What eCommerce Businesses Need To Know About EMV
In the year 2012, US ecommerce sales were $186.2 billion, which is an increase of 15% from 2011. This was the strongest annual growth recorded before the recession. The point is that despite the emergence of online shopping as an important buying channel. However the market place is still very immature when it comes to safety standards as an attempts to increase the safety standards have only led to an increase in the number of fraudsters, with ecommerce as the prime target presently.
Having said that, today, the world of ecommerce has been made more accessible through the use of credit cards. With credit cards, it has become easier and convenient to shop online. The credit card industry has evolved to a great extent to prevent fraudulent transactions.
When is the EMV being launched
Credit card organizations have developed a global standard called EMV (which is short for Europay, Mastercard, and Visa – what are the three organizations that have developed the initial specifications for the credit card system). This system has come into force from October 1, 2015, which was marked as the deadline for US merchants to support EMV for card-present transactions. Else, they risk being liable for any fraudulent transactions.
What does EMV stand for
EMV is the global standard for processing credit and debit card payments. This system makes use of credit cards that contain microchips rather than magnetic stripes. A consortium called EMVCo manages the open-standard specifications for the system. Accordingly, the purpose of EMV payments is to ensure the worldwide inter-operability as well as acceptance of secure payment standards. It needs to be understood that a very common form of online shopping fraud that happens is card-not-present attacks. It is thought that in the present ecommerce scenario, these will reach new levels.
With the emergence of new merchant sites every day, these websites are susceptible to rising levels of fraud. Therefore, an EMV roll out can potentially solve the problem, which can open doors for an easy as well as efficient way to scale up security for card issuers. The EMV has the potential to provide banks, merchants, and consumers with a more cost-friendly solution than other schemes which grab a significant percentage of the transaction.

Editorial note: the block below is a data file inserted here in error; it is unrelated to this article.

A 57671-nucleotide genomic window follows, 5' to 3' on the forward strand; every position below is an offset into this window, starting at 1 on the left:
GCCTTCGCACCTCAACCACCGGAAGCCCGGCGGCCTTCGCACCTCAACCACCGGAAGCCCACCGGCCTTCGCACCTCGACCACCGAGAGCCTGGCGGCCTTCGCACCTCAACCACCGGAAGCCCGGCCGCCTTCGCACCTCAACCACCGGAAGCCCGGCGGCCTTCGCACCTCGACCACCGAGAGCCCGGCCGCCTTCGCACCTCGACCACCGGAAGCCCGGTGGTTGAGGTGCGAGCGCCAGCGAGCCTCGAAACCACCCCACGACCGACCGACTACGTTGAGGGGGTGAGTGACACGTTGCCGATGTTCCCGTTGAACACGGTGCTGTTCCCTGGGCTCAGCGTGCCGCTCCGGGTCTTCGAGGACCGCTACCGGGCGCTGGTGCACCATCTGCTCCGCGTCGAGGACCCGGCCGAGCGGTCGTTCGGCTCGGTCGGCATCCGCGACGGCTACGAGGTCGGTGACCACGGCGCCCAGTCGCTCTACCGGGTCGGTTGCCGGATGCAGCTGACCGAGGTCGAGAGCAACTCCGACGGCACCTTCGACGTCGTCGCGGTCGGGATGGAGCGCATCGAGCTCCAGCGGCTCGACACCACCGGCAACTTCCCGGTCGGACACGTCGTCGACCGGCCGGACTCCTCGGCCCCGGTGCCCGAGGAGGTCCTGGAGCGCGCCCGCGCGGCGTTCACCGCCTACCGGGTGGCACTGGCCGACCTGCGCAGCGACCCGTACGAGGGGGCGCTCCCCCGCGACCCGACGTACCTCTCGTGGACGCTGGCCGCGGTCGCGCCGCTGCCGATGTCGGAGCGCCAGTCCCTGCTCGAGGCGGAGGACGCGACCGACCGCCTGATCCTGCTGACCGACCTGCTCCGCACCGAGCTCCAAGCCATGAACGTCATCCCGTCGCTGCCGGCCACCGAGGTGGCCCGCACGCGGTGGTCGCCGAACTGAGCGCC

How does EMV work
The main function of EMV is to reduce credit card fraud that result from counterfeit, lost as well as stolen cards. These smart credit cards are capable of combating fraud by leveraging a microchip that is called an integrated circuit card (ICC) that holds sensitive account data unlike the conventional magnetic stripe. This makes the EMV more secure to use than a conventional credit card. Thus, every time an EMV card is used for payment, the chip creates a dynamic transaction code that cannot be replicated. Hence, stolen card information from a POS machine is just not reusable.
What is the current situation
Earlier, if a merchant processed a fraudulent card, the card issuer absorbed the cost. However, the current situation is that if someone purchases at your store with a fraudulent card and you haven’t upgraded to an EMV reader, it is the merchant i.e. you that owns the liability and not the card issuer.
What in for ecommerce players
While this works for in-store purchases, EMV transactions aren’t really applicable to online transactions. Since it would become harder to make fraudulent transactions in-store, fraudsters are going to simply make it big online. In countries where the EMV has been implemented, there has been a remarkable decrease in card-present fraud, but the instances of card-not-preset fraud have gone up by up to 100% in the UK and even up to 360% in France.
Countries such as Australia and Canada experienced comparable spikes in online fraud as well. Hence. online stores need to become more proactive when it comes to online security and consult a full service ecommerce agency to succeed in their businesses.